Brain training, like computational thinking, is unlikely to transfer to everyday problem-solving
In a recent blog post, I argued that problem-solving skills learned for solving problems in computational contexts (“computational thinking”) were unlikely to transfer to everyday situations (see post here). We see a similar pattern in the recent controversy about “brain training.” Yes, people get better at the particular exercises (e.g., people can learn to problem-solve better when programming). And they may still be better years later, which is great. That’s an indication of real learning. But they are unlikely to transfer that learning to non-exercise contexts. Most surprisingly, they are unlikely to transfer that learning even though they are convinced that they do. Just because you think you’re doing computational thinking doesn’t mean that you are.
Ten years later, tests showed that the subjects trained in processing speed and reasoning still outperformed the control group, though the people given memory training no longer did. And 60 percent of the trained participants, compared with 50 percent of the control group, said they had maintained or improved their ability to manage daily activities like shopping and finances. “They felt the training had made a difference,” said Dr. Rebok, who was a principal investigator.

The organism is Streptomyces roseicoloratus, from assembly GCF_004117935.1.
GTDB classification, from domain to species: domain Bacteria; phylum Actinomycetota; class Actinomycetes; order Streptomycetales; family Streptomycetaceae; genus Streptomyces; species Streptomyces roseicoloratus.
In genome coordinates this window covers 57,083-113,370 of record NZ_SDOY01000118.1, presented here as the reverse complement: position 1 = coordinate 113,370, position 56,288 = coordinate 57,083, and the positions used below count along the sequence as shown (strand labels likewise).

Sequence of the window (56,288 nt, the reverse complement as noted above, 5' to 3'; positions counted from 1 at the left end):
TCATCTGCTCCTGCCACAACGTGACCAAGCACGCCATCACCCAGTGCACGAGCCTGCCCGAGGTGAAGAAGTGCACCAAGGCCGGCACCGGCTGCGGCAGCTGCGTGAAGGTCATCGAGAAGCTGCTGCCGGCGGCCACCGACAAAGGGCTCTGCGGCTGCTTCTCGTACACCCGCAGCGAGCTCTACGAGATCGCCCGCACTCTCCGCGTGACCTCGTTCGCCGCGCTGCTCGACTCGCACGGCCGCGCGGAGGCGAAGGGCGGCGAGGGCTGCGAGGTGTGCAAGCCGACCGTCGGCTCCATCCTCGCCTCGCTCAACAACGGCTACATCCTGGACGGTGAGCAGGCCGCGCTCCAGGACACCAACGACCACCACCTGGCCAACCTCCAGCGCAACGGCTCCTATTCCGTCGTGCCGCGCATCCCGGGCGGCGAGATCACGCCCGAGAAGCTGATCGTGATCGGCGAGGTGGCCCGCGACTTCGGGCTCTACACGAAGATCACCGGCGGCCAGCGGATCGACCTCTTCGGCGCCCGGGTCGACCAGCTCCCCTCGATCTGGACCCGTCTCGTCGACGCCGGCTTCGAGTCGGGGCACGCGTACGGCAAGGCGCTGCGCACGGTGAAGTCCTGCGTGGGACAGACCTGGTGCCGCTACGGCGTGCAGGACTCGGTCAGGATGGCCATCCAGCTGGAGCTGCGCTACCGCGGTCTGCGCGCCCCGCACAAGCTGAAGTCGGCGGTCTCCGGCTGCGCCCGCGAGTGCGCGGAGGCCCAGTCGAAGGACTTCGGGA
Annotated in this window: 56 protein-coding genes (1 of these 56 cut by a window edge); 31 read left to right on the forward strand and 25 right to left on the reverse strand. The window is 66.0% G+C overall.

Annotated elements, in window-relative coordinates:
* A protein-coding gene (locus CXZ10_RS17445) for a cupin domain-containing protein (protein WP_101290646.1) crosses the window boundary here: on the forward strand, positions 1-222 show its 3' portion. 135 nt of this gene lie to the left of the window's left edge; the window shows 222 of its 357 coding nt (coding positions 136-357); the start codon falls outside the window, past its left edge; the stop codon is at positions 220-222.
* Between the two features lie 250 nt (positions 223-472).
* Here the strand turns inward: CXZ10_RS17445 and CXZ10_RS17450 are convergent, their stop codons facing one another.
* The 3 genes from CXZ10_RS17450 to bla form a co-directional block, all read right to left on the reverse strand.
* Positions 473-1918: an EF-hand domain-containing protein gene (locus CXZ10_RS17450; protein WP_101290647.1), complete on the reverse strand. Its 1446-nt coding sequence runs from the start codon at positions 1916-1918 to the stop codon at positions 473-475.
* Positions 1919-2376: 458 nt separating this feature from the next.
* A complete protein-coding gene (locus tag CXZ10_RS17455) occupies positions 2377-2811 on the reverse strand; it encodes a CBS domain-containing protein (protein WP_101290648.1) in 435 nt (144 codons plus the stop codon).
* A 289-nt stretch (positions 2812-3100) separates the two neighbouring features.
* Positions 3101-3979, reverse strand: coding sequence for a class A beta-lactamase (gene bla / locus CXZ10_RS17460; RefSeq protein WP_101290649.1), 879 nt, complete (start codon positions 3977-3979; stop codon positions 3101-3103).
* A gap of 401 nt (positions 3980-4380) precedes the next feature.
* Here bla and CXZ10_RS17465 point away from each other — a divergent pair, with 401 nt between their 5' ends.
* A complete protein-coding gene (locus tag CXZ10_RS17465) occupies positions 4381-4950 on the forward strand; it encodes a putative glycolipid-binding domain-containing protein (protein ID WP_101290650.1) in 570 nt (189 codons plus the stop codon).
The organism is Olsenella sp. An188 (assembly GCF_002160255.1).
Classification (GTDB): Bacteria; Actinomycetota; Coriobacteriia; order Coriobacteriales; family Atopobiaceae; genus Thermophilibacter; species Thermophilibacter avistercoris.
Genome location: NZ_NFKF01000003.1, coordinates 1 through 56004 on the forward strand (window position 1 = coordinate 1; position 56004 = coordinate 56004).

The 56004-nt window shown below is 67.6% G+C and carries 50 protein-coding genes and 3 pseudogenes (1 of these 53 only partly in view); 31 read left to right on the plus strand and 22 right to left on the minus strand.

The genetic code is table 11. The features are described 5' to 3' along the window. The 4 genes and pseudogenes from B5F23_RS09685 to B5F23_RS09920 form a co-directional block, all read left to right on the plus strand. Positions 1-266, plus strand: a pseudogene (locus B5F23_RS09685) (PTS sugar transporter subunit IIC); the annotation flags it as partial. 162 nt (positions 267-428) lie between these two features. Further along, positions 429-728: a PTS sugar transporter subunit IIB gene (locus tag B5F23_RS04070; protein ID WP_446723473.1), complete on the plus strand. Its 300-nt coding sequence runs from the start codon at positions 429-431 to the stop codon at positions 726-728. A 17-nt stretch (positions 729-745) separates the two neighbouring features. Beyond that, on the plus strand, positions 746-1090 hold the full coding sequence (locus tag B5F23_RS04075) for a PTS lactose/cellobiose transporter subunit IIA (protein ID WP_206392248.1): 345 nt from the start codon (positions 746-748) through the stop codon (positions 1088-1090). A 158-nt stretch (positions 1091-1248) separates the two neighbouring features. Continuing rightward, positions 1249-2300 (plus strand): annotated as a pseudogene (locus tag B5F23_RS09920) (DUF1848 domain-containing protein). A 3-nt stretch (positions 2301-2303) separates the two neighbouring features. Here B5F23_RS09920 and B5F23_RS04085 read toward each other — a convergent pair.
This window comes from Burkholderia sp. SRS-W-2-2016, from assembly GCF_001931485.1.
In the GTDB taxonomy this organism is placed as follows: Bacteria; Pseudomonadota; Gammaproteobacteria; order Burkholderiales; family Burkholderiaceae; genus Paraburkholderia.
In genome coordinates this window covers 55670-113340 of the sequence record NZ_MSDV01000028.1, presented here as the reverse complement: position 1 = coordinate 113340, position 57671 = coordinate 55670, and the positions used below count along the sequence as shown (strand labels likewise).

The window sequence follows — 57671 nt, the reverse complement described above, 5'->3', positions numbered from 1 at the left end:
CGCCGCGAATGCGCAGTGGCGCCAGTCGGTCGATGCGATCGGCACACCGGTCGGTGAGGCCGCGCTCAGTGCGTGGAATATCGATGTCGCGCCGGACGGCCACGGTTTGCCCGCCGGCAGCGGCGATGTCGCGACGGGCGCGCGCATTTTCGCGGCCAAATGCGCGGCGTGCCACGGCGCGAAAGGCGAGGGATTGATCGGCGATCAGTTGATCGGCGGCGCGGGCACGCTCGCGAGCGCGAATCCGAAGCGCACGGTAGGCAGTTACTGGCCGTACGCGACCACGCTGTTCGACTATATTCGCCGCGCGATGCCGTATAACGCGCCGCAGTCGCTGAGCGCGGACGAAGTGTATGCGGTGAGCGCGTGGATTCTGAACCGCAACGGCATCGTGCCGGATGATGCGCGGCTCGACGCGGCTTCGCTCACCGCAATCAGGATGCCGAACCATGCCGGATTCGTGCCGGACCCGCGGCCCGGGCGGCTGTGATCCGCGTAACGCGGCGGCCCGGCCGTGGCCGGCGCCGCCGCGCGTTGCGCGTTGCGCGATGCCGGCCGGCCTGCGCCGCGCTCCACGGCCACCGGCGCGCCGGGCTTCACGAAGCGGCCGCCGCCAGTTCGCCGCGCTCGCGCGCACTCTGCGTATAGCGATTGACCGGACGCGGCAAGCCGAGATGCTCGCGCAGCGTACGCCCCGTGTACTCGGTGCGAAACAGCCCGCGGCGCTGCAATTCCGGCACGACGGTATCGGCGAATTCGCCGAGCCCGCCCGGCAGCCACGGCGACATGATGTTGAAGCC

So that’s far transfer — or is it? When the investigators administered tests that mimicked real-life activities, like managing medications, the differences between the trainees and the control group participants no longer reached statistical significance.
In subjects 18 to 30 years old, Dr. Redick also found limited transfer after computer training to improve working memory. Asked whether they thought they had improved, nearly all the participants said yes — and most had, on the training exercises themselves. They did no better, however, on tests of intelligence, multitasking and other cognitive abilities.